what is the purpose of the assessment; who is the audience; what will focus on; what resources are available
p. 98 surveys of faculty; of students; analysis of student research assignments; focus groups of students and faculty
p. 100 assessment methods: p. 103/4 survey template
p. 106 gathering LMS stats. Usability testing
examples: p. 108-9, UofFL : pre-survey and post-survey of studs perceptions of library skills, discussion forum analysis and interview with the instructor
p. 122 create an LMS module for reuse (standardized template)
p. 123 subject and course LibGuides, digital tutorials, PPTs,
research mind maps, charts, logs, or rubrics
or paper-based if needed: Concept Map Worksheet
Productivity Tools for Graduate Students: MindMapping http://libguides.gatech.edu/c.php
Creating Effective Information Literacy Assignments http://www.lib.jmu.edu/instruction/assignments.aspx
guides on research concepts http://library.olivet.edu/subject-guides/english/college-writing-ii/research-concepts/
Popular versus scholar http://www.library.arizona.edu/help/tutorials/scholarly/guide.html
list of frequently asked q/s:
banks of reference q/s
p. 124. Resistance or Receptivity
p. 133 getting admin access to LMS for the librarians.
p. 136 mobile students, dominance of born-digital resources
Summey T, Valenti S. But we don’t have an instructional designer: Designing online library instruction using isd techniques. Journal Of Library & Information Services In Distance Learning [serial online]. January 1, 2013;Available from: Scopus®, Ipswich, MA. Accessed May 11, 2015.
instructional designer library instruction using ISD techniques
Shank, J. (2006). The blended librarian: A job announcement analysis of the newly emerging position of instructional design librarian. College And Research Libraries, 67(6), 515-524.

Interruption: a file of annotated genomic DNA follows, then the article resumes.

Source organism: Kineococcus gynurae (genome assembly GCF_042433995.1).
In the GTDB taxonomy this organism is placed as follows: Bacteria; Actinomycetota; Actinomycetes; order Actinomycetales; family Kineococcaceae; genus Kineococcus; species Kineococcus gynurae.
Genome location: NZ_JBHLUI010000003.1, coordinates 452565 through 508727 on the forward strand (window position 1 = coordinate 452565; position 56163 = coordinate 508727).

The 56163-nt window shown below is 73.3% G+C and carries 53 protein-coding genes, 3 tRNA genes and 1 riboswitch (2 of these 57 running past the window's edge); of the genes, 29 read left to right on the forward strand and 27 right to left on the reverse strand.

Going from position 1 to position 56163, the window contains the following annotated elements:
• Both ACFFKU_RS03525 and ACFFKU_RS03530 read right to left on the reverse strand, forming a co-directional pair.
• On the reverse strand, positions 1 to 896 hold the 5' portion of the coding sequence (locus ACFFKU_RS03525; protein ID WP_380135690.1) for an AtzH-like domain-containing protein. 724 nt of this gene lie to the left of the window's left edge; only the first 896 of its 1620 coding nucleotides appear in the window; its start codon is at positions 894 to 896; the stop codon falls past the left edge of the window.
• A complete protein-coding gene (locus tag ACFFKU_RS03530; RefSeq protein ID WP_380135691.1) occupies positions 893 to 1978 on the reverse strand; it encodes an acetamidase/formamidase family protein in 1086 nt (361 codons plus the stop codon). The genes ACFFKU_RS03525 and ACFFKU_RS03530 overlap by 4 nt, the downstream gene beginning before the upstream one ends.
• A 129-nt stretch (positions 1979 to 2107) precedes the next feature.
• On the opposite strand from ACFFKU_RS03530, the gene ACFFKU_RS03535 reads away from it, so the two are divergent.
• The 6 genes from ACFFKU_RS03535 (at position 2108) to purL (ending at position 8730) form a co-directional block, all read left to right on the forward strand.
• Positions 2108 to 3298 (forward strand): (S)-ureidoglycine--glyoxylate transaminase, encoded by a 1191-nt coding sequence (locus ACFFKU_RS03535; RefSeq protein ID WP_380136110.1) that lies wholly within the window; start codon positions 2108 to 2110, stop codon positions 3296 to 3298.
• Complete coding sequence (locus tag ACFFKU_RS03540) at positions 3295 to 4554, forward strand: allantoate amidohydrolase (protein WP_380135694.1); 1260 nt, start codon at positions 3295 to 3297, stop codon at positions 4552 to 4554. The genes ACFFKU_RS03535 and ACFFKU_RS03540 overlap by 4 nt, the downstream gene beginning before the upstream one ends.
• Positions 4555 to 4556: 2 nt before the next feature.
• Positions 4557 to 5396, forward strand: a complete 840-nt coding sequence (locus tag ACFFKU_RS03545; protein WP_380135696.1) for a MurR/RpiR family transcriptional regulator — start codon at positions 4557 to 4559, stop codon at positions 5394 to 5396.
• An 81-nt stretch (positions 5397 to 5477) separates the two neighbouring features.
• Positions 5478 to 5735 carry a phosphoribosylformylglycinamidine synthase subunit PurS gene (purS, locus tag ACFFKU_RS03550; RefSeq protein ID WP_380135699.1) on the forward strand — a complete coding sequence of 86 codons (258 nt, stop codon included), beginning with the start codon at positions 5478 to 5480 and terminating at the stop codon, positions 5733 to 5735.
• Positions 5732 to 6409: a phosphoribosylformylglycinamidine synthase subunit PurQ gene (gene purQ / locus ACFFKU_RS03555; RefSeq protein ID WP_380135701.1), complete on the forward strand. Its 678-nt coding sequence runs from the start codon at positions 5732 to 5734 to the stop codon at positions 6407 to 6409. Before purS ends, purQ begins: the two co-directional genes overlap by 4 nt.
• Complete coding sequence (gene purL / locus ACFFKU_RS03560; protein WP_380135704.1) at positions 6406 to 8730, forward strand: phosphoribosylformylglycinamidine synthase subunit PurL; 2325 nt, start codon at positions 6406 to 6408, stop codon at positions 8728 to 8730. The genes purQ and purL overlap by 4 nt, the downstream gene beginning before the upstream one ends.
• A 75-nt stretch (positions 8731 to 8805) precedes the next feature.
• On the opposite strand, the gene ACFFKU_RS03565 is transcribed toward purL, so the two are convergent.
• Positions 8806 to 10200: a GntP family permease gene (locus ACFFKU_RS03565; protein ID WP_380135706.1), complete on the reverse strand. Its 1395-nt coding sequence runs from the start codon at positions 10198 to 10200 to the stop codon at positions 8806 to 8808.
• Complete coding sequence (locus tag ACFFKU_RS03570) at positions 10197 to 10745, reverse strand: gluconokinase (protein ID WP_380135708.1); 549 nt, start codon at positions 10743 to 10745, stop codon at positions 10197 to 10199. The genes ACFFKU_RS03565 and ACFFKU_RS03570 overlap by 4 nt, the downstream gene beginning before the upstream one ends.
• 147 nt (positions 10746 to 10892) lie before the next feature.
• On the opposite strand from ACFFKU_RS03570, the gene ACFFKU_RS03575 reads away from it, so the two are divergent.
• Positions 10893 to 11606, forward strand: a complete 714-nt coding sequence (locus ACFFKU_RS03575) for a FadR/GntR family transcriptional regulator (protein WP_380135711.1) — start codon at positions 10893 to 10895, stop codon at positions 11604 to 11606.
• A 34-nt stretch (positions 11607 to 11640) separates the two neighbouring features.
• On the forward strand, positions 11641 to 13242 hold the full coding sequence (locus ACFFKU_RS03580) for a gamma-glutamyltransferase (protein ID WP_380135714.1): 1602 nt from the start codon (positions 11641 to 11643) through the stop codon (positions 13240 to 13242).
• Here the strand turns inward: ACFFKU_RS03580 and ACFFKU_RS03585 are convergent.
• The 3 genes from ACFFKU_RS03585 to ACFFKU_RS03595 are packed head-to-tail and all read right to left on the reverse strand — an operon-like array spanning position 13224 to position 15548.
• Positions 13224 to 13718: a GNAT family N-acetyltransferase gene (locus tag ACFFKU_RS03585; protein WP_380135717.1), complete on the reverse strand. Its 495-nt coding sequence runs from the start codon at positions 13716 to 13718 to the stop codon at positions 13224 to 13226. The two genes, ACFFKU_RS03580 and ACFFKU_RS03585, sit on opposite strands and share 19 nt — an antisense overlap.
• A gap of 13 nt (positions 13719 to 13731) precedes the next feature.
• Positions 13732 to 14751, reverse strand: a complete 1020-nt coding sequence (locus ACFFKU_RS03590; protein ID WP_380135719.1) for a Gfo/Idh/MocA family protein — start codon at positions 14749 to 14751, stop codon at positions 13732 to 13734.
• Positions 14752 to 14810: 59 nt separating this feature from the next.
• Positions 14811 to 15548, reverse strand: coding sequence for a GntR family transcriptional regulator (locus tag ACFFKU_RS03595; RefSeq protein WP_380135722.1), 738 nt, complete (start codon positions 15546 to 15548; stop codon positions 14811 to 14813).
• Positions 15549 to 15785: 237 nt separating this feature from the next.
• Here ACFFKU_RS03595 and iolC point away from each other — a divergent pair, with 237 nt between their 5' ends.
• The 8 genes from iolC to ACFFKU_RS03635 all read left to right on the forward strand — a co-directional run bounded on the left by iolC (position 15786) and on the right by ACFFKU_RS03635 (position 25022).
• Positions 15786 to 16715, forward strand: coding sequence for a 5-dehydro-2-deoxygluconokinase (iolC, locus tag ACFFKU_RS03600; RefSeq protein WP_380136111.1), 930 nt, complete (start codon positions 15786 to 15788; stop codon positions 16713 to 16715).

The Blended Librarian_ A Job Announcement Analysis of the Newly Emerging Position of Instructional Design Librarian
Macklin, A. (2003). Theory into practice: Applying David Jonassen’s work in instructional design to instruction programs in academic libraries. College And Research Libraries, 64(6), 494-500.
Theory into Practice_ Applying David Jonassen_s Work in Instructional Design to Instruction Programs in Academic Libraries
Walster, D. (1995). Using Instructional Design Theories in Library and Information Science Education. Journal of Education for Library and Information Science, (3). 239.
Using Instructional Design Theories in Library and Information Science Education
Mackey, T. )., & Jacobson, T. ). (2011). Reframing information literacy as a metaliteracy. College And Research Libraries, 72(1), 62-78.
Reframing Information Literacy as a metaliteracy
Nichols, J. (2009). The 3 directions: Situated information literacy. College And Research Libraries, 70(6), 515-530.
The 3 Directions_ Situated literacy